Senior Jenn Erl knew she wanted to do an honors project that helped the people who contributed to it. She drew on her experiences in classes and extracurriculars to design a project looking at the system for interpretation and translation in Galesburg schools.
“A lot of what I’ve been doing also throughout my time conducting the project is asking the participants how they feel I could be helpful and what kind of information would be helpful to them,” she said.
Besides the desire to help, Erl was also inspired by an interpreting course in Spanish she took her freshman year and an interpreting internship this summer for a legal aid website.
Erl has been working with the Galesburg school system and said she strongly appreciates the help teachers and administrators have provided. Teachers have also helped her by giving her handouts, so she can see how translation currently works in the system.
“Everyone who I’ve interviewed within the school district has been incredibly giving of their time and incredibly kind and have invested a lot of personal time in the project, which I deeply appreciate,” she said.
Right now, Erl is getting ready to interview the families that need interpreting and translation services, who are often immigrants from diverse cultural backgrounds. Galesburg schools need French translation the most, according to Erl.
The need for French presents a bit of a problem for Erl, because her Modern Languages track has focused on Spanish and German. So, she said she might need interpreters herself. Still, she says she finds herself lucky to be able to do the research.
“I feel really lucky I’ve been able to do it,” Erl said. “I have learned a lot about the people who need interpreters, what it’s like to go through that process and to arrive in a situation where you realize you need an interpreter,” Erl said.
Senior Environmental Studies and International Studies double major Julieta Cervantes took what she learned from her experience of studying abroad in Mongolia as inspiration for her senior research which she will be completing in the spring.
While abroad, Cervantes interned for an organic skincare company called Lhamour, which she says is big in Mongolia. Cervantes grew interested in the ways economics play a role in the environment.
Cervantes said that Lhamour, along with many other organic companies, are sourced from nomadic herder families. She is investigating whether or not Lhamour follows through with their claim that this process benefits those families.
“Lhamour puts on this face of ‘we’ll diversify their income and make their lives better,’ which is what a lot of organic products kind of do,” she said. “So I’m looking to see if there’s any actual data to support that, like if their incomes are diversified or increased, if they’re able to more easily send their children to school.”
She is finding it difficult to communicate between here and Mongolia and wishes she had thought of this project while she was still there. Cervantes is making it work, however, by asking her study abroad academic advisor to reach out to herder families in Mongolia and get data from them. She thinks that this would be more accurate than merely taking income data into account.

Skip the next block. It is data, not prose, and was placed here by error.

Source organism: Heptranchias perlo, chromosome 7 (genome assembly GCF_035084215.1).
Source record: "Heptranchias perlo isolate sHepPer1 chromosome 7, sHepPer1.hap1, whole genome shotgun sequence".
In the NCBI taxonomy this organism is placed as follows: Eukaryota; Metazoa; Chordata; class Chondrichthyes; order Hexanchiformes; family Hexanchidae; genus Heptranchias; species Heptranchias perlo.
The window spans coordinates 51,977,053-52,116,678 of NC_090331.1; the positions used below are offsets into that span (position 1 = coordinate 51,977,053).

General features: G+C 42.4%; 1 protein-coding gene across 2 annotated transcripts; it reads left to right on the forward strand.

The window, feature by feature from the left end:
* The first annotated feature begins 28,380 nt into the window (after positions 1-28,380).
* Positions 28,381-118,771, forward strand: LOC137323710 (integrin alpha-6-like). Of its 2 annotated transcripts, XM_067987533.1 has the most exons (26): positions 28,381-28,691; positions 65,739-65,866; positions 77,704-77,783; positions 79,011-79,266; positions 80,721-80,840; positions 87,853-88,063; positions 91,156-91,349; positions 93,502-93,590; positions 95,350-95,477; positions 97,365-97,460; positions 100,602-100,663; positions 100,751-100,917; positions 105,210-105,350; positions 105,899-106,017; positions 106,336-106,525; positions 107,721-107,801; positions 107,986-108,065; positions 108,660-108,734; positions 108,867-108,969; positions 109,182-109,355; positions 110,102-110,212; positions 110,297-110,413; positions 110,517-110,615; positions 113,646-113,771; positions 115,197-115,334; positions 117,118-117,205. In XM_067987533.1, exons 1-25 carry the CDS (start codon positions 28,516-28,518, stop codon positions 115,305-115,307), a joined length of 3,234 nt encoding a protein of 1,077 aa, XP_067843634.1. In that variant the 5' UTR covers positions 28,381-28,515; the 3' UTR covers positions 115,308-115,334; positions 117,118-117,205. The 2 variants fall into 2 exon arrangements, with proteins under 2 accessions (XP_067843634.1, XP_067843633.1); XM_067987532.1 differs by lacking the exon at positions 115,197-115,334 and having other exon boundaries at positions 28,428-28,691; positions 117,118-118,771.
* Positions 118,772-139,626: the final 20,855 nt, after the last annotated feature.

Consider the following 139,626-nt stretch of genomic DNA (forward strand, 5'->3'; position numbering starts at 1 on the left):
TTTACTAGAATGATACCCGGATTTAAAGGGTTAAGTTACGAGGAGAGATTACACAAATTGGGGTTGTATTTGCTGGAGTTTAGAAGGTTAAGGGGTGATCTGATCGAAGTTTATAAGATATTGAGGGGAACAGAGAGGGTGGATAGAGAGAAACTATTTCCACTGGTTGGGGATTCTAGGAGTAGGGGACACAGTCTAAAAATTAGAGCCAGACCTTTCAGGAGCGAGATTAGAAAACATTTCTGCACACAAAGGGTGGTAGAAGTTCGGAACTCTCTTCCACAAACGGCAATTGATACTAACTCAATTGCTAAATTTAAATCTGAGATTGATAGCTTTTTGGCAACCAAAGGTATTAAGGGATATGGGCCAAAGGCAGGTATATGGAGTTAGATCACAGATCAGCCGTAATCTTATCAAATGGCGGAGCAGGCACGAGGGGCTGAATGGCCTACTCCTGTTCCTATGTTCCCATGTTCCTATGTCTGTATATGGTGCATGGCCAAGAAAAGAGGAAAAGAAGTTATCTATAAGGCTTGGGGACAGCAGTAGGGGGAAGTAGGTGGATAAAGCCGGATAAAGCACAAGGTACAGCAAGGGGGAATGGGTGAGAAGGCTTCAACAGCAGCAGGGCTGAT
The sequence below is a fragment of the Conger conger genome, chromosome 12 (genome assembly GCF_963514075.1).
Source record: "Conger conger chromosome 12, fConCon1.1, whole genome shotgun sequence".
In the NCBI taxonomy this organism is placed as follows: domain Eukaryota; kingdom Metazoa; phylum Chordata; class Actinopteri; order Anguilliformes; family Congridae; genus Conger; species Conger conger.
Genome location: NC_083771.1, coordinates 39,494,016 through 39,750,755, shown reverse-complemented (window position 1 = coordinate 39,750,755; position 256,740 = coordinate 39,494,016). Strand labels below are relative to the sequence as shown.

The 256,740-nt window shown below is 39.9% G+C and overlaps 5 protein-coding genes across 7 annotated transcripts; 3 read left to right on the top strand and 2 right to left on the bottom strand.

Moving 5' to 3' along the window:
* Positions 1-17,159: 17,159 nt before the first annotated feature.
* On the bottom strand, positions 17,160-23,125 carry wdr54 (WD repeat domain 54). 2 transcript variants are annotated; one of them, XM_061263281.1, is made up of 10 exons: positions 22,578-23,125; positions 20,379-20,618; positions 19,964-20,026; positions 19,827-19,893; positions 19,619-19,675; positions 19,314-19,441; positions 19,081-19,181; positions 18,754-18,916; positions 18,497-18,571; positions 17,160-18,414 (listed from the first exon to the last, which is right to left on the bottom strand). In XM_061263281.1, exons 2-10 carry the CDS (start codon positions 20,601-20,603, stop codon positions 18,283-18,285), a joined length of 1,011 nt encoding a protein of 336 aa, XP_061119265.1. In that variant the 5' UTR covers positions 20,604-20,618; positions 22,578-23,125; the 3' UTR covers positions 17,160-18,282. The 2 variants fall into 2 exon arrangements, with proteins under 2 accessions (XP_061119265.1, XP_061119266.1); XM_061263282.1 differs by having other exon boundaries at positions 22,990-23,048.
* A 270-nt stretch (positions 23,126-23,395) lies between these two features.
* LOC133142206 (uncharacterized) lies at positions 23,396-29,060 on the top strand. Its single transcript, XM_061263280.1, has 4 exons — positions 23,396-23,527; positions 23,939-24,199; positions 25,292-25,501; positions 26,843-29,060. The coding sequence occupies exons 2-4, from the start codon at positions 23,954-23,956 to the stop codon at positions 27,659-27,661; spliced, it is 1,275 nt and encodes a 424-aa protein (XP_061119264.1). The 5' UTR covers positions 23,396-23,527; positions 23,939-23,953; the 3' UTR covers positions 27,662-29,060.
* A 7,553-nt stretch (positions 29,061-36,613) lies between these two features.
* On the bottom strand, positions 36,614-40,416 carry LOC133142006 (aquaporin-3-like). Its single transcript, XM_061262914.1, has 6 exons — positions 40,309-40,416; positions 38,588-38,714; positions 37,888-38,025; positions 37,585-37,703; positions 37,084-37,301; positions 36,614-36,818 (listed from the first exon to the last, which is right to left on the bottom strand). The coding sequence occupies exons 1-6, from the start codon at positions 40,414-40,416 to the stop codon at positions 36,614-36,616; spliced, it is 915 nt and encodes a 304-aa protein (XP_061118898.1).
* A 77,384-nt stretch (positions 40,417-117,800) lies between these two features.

Her project will help her complete both her Environmental Studies and International Studies majors, though she will have to make two separate presentations taking slightly different perspectives. The overall aim of her research is to investigate whether or not organic companies follow through with their claims.
“I just hope to show that there’s a way for companies to do what they say that they do and to have data to back that up,” she said.
Senior Joe Hilger is working on an Honors Project that expands on research completed by Professor of Chemistry Andy Mehl, who has been working on a hydrogel project for around 15 years.
“He started working with a protein, and then looking at its different properties he kind of realized if he engineered it in different ways he forms a hydrogel,” he said.
The protein, which Hilger says comes from E. Coli, can have practical benefits. The hydrogel project can have medical applications due to its tendency to swell. It can aid in the treatment of bad burns or cuts as well as aid in the administration of various medications.
Hilger’s project involves using a Scanning Electrical Microscope (SEM) to view the protein and to understand how it forms the polymers. As the SEM is new to Knox, much of Hilger’s efforts have been figuring out its workings. Hilger spent the last term learning how to use the SEM. This week, he has been performing microsopsy, spending three to four hours in the lab every day.
“It’s been very experimental in terms of methods and figuring out what to do and kind of trying to get the best images,” he said.
Hilger is working on the project independently with guidance from Mehl, with other students working on projects expanding on different branches of Mehl’s project. He said that past students have been helping build the project over the years to what it is now.
Hilger will present his findings in front of his Honors committee near the end of Spring Term. He says that this experience is meant to prepare students for graduate school, during which students must present and defend their dissertations.
“So the idea is to prep you for that, putting your research in front of people and getting grilled and getting questioned,” he said.